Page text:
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Routine creation & routine maintenance

time just slips away

One of the tips we see recurring a lot when reading about productivity is building and maintaining a Routine. A routine makes doing something obvious and natural instead of a chore. So start building your speaking routine today.

 

The Rebellion

When we are but children, our daily lives are set in strict routines, from morning to evening. Get up, wash, go to school, homework, playtime, bedtime. When we’re older, usually when going to higher education, we tend to erase all traces of routine, just because we think it will set us free. But every adult knows you can’t live the college life forever. Gradually, we’ll build up our own routines. But deep down we’re always weary of the dictatorship of the agenda.

 

Why?

A routine gives structure, something to hold on to. A routine is nothing but recurring allocated time focused on a specific something. This might sound as if you’ll be forcing yourself to do something, but eventually a routine can be liberating instead of a chore, because you allocate time to do a thing you want to do instead of wasting it.

 

How?

Step 1: define it. First you need to know what it is you want to do in your allocated time. Do you want to rehearse your presentation, read about public speaking, do actual presentations? Get an exact feel for what you want to do in that timeframe, and what you don’t want to do.

Step 2: plan it. Now you know what it is you want to do, you can set a specific timeframe. For example, one hour each other day after diner. Tell others about this, especially if you share a lot of time (such as spouses and friends), so they’ll know not to plan other things at the same moment.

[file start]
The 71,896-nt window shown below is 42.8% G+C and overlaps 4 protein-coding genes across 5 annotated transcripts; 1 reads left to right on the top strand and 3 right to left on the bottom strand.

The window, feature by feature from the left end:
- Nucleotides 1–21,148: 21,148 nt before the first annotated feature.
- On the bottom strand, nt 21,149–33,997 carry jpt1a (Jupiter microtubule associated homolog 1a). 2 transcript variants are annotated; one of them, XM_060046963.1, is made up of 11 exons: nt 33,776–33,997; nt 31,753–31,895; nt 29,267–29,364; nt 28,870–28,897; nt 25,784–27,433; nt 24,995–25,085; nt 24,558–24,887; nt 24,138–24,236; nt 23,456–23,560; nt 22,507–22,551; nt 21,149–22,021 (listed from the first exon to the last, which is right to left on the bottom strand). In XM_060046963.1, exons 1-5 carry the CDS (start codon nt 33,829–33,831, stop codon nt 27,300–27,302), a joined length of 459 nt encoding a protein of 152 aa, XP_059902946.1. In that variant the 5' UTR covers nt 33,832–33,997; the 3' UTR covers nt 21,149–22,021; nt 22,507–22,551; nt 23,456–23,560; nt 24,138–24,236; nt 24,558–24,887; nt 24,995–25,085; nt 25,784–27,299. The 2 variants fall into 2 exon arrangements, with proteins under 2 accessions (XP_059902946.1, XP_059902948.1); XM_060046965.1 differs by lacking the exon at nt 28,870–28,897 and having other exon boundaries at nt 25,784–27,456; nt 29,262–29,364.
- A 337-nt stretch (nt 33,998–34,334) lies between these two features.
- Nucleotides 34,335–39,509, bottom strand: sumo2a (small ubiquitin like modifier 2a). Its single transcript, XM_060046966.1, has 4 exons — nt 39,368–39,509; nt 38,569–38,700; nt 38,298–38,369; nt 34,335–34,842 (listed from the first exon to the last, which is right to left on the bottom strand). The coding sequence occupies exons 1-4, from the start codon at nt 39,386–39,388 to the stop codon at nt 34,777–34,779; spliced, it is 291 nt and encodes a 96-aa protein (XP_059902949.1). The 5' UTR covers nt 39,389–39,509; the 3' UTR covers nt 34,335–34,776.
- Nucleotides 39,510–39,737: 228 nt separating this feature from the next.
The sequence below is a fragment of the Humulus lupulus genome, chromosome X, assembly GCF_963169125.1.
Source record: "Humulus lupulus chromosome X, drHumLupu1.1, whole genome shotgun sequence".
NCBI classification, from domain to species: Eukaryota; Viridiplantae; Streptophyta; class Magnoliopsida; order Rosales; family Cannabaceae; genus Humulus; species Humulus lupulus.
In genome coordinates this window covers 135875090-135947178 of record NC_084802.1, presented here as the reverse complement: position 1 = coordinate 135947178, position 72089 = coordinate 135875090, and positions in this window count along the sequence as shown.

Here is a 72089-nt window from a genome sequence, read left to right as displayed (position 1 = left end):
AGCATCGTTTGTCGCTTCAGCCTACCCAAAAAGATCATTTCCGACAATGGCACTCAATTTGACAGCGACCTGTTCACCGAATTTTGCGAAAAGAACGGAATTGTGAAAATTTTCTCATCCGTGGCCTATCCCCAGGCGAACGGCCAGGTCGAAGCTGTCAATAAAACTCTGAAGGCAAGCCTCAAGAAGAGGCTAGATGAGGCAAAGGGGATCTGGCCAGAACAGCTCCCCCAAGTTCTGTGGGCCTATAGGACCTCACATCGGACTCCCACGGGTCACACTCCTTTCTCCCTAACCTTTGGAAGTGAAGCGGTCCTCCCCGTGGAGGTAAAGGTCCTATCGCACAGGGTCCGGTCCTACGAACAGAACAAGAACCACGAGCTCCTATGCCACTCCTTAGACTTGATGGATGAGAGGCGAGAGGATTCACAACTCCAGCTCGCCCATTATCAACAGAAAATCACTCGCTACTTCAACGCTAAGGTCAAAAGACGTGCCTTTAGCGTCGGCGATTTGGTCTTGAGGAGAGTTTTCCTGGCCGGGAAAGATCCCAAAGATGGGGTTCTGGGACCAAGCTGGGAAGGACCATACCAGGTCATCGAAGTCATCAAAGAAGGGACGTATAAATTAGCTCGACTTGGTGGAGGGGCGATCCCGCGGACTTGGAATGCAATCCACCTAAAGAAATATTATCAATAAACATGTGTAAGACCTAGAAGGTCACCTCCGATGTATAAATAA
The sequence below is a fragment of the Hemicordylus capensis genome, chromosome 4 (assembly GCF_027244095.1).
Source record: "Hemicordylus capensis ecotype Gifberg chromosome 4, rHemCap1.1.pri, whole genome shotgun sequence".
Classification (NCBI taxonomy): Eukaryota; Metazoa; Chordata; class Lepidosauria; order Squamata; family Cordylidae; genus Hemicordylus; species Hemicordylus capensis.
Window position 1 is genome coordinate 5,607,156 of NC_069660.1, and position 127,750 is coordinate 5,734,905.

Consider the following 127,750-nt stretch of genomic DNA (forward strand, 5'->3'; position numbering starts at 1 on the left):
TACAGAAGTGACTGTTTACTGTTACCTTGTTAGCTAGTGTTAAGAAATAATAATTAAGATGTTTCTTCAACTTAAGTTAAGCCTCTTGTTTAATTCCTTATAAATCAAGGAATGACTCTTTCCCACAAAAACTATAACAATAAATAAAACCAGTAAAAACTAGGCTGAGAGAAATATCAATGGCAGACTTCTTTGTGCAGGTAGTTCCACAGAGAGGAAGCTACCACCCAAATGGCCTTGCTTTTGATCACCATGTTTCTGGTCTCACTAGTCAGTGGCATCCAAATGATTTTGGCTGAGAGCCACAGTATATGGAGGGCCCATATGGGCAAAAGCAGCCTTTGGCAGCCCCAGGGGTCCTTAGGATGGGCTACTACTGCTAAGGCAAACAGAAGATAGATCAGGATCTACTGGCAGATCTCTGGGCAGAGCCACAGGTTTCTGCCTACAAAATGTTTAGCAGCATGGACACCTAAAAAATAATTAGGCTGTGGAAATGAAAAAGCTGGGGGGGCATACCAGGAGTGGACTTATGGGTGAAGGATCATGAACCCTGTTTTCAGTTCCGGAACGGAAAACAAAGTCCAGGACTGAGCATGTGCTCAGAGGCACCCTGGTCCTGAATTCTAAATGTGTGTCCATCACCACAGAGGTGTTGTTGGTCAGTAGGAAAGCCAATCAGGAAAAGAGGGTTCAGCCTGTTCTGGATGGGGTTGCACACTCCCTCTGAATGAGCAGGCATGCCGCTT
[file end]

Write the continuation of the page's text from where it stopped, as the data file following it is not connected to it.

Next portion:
Step 3: do it. Do your routine at the scheduled times. Very soon you’ll find you’re becoming more productive. You’ll be finishing books that you had lying around for years. You’ll find that pitch perfect delivery of that important presentation. You’ll be comfortable speaking in front of a crowd.

Step4: keep doing it. The final step is the hardest. It’s always easy to find a reason to put something off. “I’m not feeling well today.” “I really need to clean out the garage.” “Insert excuse you use all the time here.” But breaking your routine is a sure way of stopping it altogether. And that will mean you’ll have to start over. So keep to it, until it feels like the most natural thing in the world. Until you’ll do it automatically, and wonder how you ever got anything done before.

presentations
public speaking
routine
best practices
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This post first appeared on Audience, please read the originial post: here

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